The Loma Prieta Seismic Gap

Loma Prieta Seismic gap map

This figure shows a cross section of earthquake activity along the San Andreas fault in Northern California, from Parkfield to San Francisco, projected onto the plane of the San Andreas fault.

A: Activity from January 1969 to July 1989. Note how there seem to be ``gaps'' in the activity, where few or no earthquakes occurred, around Loma Prieta, the San Francisco peninsula, and just South of Parkfield.

B: The Loma Prieta earthquake and the first three weeks of aftershocks. The frenetic burst of activity associated with this major earthquake neatly filled in most of the Loma Prieta gap.

(This figure, along with the other two Loma Prieta illustrations used in these web pages, is digitized from a USGS pamphlet: ``The Loma Prieta Earthquake of October 17, 1989'', by Ward and Page, printed by the US government printing office in 1989.)

The ``seismic gap'' theory postulates that over the long run all parts of the fault must average about the same level of movement per time. This can either happen through the cumulative efforts of a very large number of very small earthquakes, as appears to happen between Parkfield and San Juan Bautista, or through much rarer larger earthquakes, as happened for the part of the fault around Loma Prieta. A large and longstanding ``seismic gap'' is usually interpreted to mean that a significant earthquake should be expected.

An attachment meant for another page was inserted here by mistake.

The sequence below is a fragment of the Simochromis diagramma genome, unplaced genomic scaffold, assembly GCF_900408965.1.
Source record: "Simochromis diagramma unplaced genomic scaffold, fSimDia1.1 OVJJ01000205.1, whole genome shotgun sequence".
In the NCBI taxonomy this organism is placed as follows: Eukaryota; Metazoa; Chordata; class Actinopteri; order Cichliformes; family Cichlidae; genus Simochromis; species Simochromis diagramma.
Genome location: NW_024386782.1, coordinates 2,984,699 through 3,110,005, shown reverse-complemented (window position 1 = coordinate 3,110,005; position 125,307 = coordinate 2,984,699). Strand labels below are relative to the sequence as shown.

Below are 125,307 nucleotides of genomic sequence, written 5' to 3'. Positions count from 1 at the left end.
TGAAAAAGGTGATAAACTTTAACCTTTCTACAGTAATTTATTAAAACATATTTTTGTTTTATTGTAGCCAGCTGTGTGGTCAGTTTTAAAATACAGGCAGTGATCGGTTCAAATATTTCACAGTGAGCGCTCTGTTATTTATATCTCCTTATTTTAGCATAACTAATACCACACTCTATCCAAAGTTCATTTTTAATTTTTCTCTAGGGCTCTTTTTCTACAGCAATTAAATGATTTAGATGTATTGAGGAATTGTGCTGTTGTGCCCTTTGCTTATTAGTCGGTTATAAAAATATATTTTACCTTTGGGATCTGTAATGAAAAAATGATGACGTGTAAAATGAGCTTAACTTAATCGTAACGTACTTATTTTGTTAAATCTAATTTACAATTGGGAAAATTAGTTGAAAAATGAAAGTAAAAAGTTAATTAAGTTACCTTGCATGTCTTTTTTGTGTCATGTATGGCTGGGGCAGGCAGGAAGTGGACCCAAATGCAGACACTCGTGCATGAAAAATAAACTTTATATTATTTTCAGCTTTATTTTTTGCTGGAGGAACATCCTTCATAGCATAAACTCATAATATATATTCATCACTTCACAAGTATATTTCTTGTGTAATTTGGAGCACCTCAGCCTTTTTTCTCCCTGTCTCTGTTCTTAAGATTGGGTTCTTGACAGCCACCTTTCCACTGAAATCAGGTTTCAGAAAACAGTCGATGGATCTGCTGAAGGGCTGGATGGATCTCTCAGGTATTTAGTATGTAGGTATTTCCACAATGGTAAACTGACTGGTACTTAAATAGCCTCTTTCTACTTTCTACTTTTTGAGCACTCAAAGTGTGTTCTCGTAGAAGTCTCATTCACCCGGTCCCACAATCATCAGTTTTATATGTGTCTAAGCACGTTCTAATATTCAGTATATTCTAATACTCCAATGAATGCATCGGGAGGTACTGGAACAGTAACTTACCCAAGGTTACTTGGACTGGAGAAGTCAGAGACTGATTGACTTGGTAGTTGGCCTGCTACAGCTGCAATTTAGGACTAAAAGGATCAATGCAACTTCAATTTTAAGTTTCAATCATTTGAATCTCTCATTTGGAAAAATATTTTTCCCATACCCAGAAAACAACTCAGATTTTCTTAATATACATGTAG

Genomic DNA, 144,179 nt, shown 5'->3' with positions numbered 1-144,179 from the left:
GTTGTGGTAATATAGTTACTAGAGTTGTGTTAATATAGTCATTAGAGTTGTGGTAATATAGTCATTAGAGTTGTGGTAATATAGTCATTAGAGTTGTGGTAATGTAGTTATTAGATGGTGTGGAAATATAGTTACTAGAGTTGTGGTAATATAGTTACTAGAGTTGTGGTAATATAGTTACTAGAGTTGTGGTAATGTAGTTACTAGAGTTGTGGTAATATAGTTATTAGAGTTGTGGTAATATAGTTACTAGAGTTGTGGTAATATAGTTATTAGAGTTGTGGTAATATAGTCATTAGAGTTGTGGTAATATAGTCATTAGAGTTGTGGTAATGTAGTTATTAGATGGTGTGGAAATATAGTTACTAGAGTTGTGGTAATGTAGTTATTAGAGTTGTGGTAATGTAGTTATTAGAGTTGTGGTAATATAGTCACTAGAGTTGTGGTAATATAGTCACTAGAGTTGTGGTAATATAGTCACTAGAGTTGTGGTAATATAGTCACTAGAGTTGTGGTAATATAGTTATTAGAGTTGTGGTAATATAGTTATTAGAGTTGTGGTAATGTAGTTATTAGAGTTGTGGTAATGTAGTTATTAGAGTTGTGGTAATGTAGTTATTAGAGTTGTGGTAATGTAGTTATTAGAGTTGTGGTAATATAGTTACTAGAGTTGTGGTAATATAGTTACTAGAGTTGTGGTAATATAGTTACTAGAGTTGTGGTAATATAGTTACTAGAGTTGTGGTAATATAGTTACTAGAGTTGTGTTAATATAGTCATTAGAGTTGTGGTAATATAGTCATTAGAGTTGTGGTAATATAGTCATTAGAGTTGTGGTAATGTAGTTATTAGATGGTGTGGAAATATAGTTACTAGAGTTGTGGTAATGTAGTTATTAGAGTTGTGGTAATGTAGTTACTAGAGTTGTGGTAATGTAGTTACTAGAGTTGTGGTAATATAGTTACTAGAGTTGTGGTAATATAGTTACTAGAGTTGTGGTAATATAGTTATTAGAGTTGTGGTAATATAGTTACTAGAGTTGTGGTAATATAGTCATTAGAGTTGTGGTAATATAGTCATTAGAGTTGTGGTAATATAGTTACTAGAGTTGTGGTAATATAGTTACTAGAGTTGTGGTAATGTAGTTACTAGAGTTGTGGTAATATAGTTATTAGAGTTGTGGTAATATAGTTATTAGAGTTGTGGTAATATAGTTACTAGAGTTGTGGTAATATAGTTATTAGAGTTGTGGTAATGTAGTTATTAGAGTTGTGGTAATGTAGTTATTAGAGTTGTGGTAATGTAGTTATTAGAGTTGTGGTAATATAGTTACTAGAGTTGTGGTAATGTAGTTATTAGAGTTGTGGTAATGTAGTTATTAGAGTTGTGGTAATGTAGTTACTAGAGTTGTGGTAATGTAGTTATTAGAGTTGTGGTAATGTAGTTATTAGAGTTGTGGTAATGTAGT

To assign a risk to a given stretch of fault, scientists attempt to estimate the ``slip deficit'' along it, and if records exist compare this to how often it has broken in the past (to get an idea of how much stress it can stand before breaking). At best such simpleminded theories can only give rough estimates, though. The Parkfield gap has had a history of breaking about every 22 years, almost like clockwork. As a result it was widely expected to break sometime in the mid 1980's. In preparation the USGS has made that section of the San Andreas the most heavily instrumented stretch of fault on Earth.

But... here it is 2002 and still no big earthquake! Sort of a seismological version of ``a watched pot never boils''!

Return to ``The San Andreas fault and the Bay Area''.